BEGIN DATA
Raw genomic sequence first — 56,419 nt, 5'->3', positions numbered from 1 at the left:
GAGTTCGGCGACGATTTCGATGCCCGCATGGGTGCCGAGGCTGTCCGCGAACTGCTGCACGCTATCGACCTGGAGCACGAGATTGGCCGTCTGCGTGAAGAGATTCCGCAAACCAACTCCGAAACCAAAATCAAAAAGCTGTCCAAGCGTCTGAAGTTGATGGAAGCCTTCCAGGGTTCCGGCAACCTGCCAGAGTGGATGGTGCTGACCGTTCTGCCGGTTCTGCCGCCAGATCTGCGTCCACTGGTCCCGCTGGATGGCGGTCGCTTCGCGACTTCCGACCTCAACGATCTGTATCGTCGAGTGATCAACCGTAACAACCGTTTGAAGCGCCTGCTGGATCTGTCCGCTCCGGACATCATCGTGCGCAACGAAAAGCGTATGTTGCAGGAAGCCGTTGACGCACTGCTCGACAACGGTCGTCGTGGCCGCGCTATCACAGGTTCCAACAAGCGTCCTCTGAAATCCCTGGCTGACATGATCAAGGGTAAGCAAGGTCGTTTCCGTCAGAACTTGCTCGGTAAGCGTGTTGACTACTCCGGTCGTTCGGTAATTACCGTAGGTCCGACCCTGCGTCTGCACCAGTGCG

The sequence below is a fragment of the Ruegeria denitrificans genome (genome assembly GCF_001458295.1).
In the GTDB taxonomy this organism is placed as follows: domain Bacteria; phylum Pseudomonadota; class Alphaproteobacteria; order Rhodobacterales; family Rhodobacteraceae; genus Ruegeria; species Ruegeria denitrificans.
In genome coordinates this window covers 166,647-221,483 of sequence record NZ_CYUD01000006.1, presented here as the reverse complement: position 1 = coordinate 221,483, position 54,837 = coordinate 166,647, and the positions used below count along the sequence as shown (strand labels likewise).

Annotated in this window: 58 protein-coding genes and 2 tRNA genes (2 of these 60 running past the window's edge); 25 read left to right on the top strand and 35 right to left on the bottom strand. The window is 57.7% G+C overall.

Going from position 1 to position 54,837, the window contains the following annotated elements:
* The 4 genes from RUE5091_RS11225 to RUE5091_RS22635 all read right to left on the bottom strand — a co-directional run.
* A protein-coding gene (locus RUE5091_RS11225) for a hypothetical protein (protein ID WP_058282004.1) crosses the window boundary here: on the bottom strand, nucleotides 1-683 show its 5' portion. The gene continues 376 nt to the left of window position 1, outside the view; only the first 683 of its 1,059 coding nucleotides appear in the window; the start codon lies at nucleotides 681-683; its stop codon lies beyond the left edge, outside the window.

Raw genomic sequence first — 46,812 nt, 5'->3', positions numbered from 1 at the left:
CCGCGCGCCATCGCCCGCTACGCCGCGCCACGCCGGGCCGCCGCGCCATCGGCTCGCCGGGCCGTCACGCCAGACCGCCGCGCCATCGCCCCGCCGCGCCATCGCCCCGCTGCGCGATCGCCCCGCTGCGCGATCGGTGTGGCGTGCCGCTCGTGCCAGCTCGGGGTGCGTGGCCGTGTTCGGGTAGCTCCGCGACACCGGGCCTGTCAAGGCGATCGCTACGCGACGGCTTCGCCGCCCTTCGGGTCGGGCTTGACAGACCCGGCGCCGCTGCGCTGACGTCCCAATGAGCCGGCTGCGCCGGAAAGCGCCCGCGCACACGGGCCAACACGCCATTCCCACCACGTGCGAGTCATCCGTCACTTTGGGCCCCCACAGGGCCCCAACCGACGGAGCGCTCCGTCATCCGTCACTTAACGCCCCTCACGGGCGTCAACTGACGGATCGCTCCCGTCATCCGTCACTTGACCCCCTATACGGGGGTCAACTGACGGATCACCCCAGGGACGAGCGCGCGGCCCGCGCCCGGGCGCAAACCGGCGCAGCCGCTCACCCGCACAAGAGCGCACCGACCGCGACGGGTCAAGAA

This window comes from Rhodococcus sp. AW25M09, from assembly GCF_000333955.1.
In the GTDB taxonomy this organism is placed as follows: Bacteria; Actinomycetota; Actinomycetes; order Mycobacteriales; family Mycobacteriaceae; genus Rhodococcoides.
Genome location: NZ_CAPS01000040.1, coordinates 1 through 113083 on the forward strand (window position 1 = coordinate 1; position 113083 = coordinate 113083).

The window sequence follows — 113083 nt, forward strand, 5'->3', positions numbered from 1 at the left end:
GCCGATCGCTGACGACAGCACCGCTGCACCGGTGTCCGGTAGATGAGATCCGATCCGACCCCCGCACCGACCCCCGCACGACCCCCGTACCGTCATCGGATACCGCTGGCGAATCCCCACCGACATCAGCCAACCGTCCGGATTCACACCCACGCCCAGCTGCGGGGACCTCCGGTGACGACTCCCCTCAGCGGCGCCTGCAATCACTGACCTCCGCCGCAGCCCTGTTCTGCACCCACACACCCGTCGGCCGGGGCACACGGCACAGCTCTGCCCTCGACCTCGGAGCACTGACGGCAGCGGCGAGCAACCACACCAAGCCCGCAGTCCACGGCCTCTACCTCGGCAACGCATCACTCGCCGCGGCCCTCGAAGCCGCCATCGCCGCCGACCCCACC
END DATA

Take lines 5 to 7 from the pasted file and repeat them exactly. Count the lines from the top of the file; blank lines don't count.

In genome coordinates this window covers 166,647-221,483 of sequence record NZ_CYUD01000006.1, presented here as the reverse complement: position 1 = coordinate 221,483, position 54,837 = coordinate 166,647, and the positions used below count along the sequence as shown (strand labels likewise).

Annotated in this window: 58 protein-coding genes and 2 tRNA genes (2 of these 60 running past the window's edge); 25 read left to right on the top strand and 35 right to left on the bottom strand. The window is 57.7% G+C overall.

Going from position 1 to position 54,837, the window contains the following annotated elements: